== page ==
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Biol Sport. 2018 Mar;35(1):93-98. doi: 10.5114/biolsport.2018.71487. Epub 2017 Nov 15.

Comparison of two warm-up models for obese and normal-weight adults performing supramaximal cycling exercise.

Author information

1
School of Kinesiology and Leisure, Faculty of Health Sciences and Community Services, Université de Moncton, Moncton, NB, E1A 3E9, Canada.
2
Sport Science Program, College of Arts and Sciences, Qatar University, P.O. Box 2713, Doha, Qatar.

Abstract

This study examines the impact of two forms of active warm-up on supramaximal cycling performance among sedentary adults. Thirty-seven adults [23.05 (6.4) years; BMI=26.05 (1.3) kg/m2, FM=30.1 (4.2)%, VO2max=23.8 (5.8) ml/min/kg] participated in a cross-over randomized study, and all underwent a supramaximal cycling test (SCT) following 5 minutes of two models of warm-up pedalled at a constant velocity of 60 rpm. In the first experimental condition, the warm-up was set at 50% of maximal aerobic power (WU50%MAP). In the second experimental condition, the intensity was set at 50% of maximal heart rate (WU50%MHR). During both experimental conditions the rating of perceived exertion (RPE) at the end of the warm-up and the performance reduction in percentage (ΔPr%) during the SCT were recorded. During the WU50%MAP experimental condition, obese (OB) adults showed higher values of post-warm-up heart rate (~30%) than in the normal weight (NW) group (p<0.01). In addition, the RPE scores determined after the warm-up were significantly higher in OB compared to NW (~30%; p<0.01). However, after the WU50%MHR experimental condition, no significant differences remained between OB and NW. Moreover, the analyses showed a significant positive association between the elevated heart rate values observed after WU50%MAP and both RPE and ΔPr% (r= 0.71 and r =0.81, p <0.05 respectively). In contrast to NW individuals, the WU50%MHR seems to be more suitable for the OB group undergoing the SCT given that WU50%MAP affected supramaximal cycling performances.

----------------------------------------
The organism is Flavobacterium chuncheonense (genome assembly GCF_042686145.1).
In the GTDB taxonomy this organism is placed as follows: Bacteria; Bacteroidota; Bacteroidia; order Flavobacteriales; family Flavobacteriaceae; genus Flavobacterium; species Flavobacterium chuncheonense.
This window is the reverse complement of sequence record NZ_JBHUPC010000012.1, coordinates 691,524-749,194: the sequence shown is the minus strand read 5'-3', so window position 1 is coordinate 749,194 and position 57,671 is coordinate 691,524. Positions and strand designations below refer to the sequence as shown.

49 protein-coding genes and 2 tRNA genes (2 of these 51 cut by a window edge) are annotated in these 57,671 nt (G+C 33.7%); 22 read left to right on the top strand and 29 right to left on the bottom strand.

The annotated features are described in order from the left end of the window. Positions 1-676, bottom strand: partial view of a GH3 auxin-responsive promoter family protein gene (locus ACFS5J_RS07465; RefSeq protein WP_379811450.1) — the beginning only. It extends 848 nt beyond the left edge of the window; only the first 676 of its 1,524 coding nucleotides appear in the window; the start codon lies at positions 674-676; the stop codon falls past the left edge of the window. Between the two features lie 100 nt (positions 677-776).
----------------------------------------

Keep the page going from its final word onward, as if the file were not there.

KEYWORDS:

Mean power; Obesity; Performance reduction; Rate of perceived exertion; Warm-up Supramaximal cycling test

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